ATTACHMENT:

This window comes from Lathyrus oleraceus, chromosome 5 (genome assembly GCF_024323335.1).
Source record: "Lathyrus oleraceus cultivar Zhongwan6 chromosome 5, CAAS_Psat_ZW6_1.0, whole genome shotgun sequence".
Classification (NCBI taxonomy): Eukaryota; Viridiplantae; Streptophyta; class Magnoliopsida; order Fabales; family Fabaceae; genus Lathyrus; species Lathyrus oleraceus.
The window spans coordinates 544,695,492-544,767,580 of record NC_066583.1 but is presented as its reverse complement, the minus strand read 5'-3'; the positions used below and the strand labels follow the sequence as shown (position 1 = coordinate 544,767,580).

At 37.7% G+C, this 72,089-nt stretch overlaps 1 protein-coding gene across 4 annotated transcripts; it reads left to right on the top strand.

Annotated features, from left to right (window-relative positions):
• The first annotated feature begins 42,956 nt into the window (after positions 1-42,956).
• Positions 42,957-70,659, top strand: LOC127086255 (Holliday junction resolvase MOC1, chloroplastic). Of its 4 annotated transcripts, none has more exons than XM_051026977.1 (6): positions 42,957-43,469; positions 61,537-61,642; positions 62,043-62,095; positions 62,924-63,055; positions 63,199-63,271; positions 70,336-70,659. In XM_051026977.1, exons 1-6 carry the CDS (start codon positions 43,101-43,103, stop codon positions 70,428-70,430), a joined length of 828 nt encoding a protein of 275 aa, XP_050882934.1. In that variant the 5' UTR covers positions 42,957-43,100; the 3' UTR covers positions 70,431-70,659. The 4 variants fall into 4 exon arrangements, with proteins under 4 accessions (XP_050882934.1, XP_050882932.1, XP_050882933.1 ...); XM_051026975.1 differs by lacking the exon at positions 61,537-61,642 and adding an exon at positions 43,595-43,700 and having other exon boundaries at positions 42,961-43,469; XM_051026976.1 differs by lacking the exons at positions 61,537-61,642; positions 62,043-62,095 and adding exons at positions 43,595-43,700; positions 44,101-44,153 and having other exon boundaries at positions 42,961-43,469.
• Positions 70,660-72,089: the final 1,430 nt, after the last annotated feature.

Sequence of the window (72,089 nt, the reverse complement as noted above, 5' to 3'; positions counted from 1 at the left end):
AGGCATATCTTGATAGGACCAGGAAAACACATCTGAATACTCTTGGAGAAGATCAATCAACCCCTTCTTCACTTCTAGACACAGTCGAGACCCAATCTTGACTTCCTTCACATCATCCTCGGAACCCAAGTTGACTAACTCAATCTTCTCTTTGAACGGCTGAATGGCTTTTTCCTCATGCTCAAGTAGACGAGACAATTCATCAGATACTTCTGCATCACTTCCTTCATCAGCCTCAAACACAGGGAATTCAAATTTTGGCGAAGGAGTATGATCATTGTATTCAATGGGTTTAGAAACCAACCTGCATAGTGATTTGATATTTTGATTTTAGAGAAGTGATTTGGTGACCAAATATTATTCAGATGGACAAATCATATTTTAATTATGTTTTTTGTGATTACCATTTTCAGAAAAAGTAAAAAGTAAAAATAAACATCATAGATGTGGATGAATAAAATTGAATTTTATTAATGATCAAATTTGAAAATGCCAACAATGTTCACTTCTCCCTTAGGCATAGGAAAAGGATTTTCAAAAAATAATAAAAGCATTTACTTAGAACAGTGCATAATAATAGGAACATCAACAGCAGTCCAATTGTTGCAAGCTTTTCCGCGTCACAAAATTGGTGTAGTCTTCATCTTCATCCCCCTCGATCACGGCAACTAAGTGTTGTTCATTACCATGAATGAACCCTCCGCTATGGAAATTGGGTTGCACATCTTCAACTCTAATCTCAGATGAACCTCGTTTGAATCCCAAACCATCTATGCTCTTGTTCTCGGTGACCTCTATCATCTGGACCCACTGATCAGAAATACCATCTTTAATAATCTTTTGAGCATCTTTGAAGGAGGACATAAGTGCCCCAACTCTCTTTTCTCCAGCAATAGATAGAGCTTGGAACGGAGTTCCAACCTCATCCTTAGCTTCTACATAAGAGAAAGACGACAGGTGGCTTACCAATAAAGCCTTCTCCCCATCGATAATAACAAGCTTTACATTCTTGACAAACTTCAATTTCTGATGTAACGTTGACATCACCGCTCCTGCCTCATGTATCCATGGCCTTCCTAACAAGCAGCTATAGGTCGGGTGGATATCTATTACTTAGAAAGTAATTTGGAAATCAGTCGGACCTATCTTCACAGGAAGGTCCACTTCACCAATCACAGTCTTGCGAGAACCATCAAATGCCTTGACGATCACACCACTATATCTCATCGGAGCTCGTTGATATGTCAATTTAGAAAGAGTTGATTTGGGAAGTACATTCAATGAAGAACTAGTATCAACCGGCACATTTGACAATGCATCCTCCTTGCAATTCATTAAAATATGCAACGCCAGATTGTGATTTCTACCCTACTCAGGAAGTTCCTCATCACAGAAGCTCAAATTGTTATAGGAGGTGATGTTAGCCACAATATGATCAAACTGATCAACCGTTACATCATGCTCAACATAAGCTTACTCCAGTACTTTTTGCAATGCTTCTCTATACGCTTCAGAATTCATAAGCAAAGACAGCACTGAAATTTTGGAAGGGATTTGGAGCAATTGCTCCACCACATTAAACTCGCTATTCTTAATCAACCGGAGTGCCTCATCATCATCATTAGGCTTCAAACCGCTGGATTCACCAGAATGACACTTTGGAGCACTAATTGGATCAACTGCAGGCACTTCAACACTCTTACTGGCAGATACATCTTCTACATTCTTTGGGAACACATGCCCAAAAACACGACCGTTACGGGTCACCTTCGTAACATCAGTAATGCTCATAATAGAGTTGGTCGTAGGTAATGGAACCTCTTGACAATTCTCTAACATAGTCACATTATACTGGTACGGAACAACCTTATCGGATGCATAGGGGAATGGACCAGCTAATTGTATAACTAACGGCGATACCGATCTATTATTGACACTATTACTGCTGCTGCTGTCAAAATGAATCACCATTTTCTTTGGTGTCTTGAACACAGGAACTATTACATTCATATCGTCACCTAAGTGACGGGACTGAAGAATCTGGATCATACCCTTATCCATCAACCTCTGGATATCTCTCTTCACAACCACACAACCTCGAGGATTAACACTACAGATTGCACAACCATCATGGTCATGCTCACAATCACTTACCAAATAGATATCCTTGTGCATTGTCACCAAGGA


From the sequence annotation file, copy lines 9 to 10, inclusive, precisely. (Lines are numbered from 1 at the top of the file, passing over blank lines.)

• Positions 70,660-72,089: the final 1,430 nt, after the last annotated feature.

Sequence of the window (72,089 nt, the reverse complement as noted above, 5' to 3'; positions counted from 1 at the left end):